Eating disorders are a group of serious, potentially life-threatening mental health conditions normally associated with…
Alexithymia’s Effects on People with Eating Disorders
Alexithymia is a mental health term for a personality trait centered on abnormal deficits in an individual’s power to comprehend his or her own emotions, or adequately relate to other people on an emotional level. Previous research has revealed connections between the presence of this trait and the presence of unusually strong forms of several major mental health problems. According to the results of a study published in June 2013 in the Journal of Eating Disorders, alexithymia commonly exerts an influence on people diagnosed with eating disorders.
People with alexithymia typically have certain specific problems that indicate an unusual inability to pinpoint their own emotions or speak clearly in emotional terms. Examples of these problems commonly include difficulty telling the difference between emotions that other people view as quite distinct, difficulty labeling emotions for others, an unusually shallow emotional range, difficulty creating hypothetical “what-if” scenarios and difficulty thinking in terms of larger concepts. Alexithymic people also frequently stay away from emotion-based discussions whenever possible and stick to lighter subject matter. To estimate any given person’s alexithymic tendencies, mental health professionals can use a questionnaire known as the Toronto Alexithymia Scale (TAS-20). The results of this questionnaire may indicate anything from a complete lack of the personality trait to high degrees of alexithymia that can damage the ability to function normally in everyday life.
Eating Disorder Basics
The classic eating disorders designated by the American Psychiatric Association (APA) are bulimia nervosa and anorexia nervosa. Another condition—called binge-eating disorder—was first identified by mental health researchers years ago, but only received full status as an eating disorder in 2013. A fourth eating-related condition, called avoidant/restrictive food intake disorder (ARFID), also received official recognition in 2013. People with ARFID restrict their food intake like people with anorexia, but don’t have anorexics’ characteristic fixations with thinness and weight control. People with binge-eating disorder participate in bouts of extreme calorie intake like people with bulimia, but don’t have bulimics’ fixation with purging those calories from their systems. Some people affected by disordered eating don’t meet the criteria for a diagnosis of any of these four disorders; doctors refer to these cases as unspecified eating disorders or “other” specified eating disorders.
Impact of Alexithymia
In the study published in the Journal of Eating Disorders, a team of Canadian researchers used a large-scale review of previous studies to examine the impact of alexithymia on the development, symptoms and treatment of anorexia, bulimia and binge-eating disorder, as well as other eating disorders not included under these headings. (Because of its newness as a concept, avoidant/restrictive food intake disorder was not specifically singled out for examination). The authors of this study made several important findings. First, 24 separate earlier studies indicate that, taken as a whole, people with eating disorders have higher scores on alexithymia tests than people unaffected by eating disorders. People with isolated eating disorder-related symptoms also have unusually high alexithymia scores, even when they don’t have enough symptoms to qualify for any kind of eating disorder diagnosis.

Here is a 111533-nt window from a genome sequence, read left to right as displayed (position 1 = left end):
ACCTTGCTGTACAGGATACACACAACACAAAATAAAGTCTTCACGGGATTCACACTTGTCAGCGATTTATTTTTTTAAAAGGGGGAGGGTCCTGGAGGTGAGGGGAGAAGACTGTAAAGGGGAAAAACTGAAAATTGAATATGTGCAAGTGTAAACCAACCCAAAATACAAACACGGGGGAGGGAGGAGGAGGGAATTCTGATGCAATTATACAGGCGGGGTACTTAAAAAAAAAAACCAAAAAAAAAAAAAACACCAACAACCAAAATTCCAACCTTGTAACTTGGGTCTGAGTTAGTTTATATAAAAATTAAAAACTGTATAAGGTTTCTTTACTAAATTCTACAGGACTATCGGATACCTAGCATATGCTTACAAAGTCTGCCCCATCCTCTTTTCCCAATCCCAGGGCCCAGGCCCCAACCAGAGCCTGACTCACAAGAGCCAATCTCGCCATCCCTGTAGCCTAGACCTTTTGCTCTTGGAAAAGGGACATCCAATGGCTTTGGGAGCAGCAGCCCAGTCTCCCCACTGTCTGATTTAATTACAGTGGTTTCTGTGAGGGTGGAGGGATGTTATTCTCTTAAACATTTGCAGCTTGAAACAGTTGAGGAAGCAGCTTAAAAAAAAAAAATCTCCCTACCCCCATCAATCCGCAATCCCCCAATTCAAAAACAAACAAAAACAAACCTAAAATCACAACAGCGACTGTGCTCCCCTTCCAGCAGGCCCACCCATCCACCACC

Several studies indicate that individuals diagnosed with anorexia have bigger problems with alexithymia than individuals diagnosed with bulimia. While not all of analyzed studies support this point of view, the authors of the review believe that alexithymia does indeed play a larger role in anorexia than it does it bulimia. They also believe that alexithymia significantly contributes to a worsening of the symptoms associated with binge-eating disorder. No one knows for sure if the presence of alexithymia actually increases the chances that a person unaffected by an eating disorder will develop such a disorder at a later point in time.
Three well-designed studies have examined the impact of alexithymia on the treatment of anorexia, bulimia and/or binge-eating disorder. These studies concluded that the presence of alexithymia can potentially slow down or reduce the effectiveness of treatment; however, alexithymia levels tend to decrease as eating disorder treatments run their course. This decrease is especially apparent in eating disorder programs that take issues of emotion recognition and expression into account, and therefore intentionally or inadvertently address participants’ alexithymic personality traits.
The authors of the review in the Journal of Eating Disorders point out several deficiencies in the existing studies on the connections between eating disorders and alexithymia. First, the vast majority of the analyzed studies relied entirely on questionnaires from their participants and didn’t include objective observations made by the researchers themselves. The existing studies also generally focused only on negative emotional expressions in people with alexithymia, didn’t draw any conclusions about the gender-based effects of alexithymia, and also didn’t draw any conclusions about the ethnic- or culture-based effects of the personality trait. The authors recommend that future researchers take the steps needed to correct these deficiencies.